Thursday, September 10, 2015

Cat clicker training: Yes, you can teach your cat parlor tricks!

Cat and clicker training tool

Eamon is a great model for this blog, in part, because he knows a few basic obedience commands like "sit" and "stay" and "watch me." That means I can pop him into position, and then I can use commands to make him hold that position while we work. It's pretty awesome, and we got here because of one very basic dog training tool: A clicker.

I never intended to train a cat with a clicker, but when I was training my first dog and Eamon was just a kitten, he often sat in on the training sessions. He liked the treats, so he'd wander over, and I'd make him perform in order to get a snack. Now, he'll learn almost anything with the help of a clicker. And the techniques I used to train him are the same as those I'd use to train a dog.

Let's use "sit" as an example. I have treats and a clicker, and when Eamon wanders over, I hold the treat up high, and draw it back toward his eyebrows. He wants to look at the treat, so his rear end drops as the treat moves back.

Cat in a sitting position

When his rear end hits the floor like this, I can use the clicker to mark the motion and drop the treat for him to eat. I use the word "sit" with the motion of my hand, too, so he'll associate the motion and the word and (ideally) do it on command. Eamon pretty much has this down with hand motions.

Eamon the cat performing a sit on command

Eamon can sometimes do a "down" command, but I don't ask that of him very often, as his elbows are worn with arthritis, and getting up from a down is a little hard. But to train it, I'd put him in a sit position and then drop the treat to the floor and move it forward. He'd follow it with his nose and then he'd be in a down.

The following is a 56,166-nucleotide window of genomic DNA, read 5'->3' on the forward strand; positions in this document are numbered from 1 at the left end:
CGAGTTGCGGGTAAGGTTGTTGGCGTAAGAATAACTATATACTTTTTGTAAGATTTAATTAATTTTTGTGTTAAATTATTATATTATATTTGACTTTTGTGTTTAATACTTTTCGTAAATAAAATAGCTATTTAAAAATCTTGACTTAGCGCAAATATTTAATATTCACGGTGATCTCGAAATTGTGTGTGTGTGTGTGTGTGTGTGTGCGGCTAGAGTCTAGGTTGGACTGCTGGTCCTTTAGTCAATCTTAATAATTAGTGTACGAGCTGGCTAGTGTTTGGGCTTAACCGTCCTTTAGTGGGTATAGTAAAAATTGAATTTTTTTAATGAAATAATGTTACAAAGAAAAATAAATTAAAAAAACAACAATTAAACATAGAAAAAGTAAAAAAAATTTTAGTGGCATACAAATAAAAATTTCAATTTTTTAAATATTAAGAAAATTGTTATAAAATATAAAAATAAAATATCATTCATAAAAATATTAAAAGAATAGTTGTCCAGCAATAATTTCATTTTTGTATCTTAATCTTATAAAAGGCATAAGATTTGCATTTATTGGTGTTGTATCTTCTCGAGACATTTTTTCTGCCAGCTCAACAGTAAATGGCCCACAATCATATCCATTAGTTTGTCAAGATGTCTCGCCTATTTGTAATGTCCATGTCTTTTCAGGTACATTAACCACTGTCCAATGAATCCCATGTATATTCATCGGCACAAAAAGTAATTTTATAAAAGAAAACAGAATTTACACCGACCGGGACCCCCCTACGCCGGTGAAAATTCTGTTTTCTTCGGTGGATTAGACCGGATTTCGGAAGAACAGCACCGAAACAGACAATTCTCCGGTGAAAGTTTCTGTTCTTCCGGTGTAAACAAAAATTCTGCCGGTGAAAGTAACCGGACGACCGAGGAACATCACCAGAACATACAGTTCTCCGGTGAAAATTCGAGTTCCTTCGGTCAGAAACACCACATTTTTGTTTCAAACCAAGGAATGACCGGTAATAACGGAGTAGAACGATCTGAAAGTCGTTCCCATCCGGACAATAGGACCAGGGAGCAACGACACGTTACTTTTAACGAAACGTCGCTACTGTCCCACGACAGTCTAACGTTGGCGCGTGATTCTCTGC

Normally, I wouldn't click and treat until he was in the 100 percent proper position, but this is pretty close for this old guy.

Cat performing a down on command

Cats and clickers really do go well together, but it's vital to keep in mind that cats can have remarkably short attention spans. Where Liam and Sinead might be able to work with me for 5 to 10 minutes, Eamon will wander away after 3 or 4 minutes. When he was a kitten, our sessions were just a minute or two.

Training should always be fun, so the sessions shouldn't stretch past your cat's capacity. But, working with them really is fun, and it's a great idea for kitty bloggers. Your photo sessions will go so much easier with trained cats.

So enjoy! And drop me a line and tell me how it goes, won't you?

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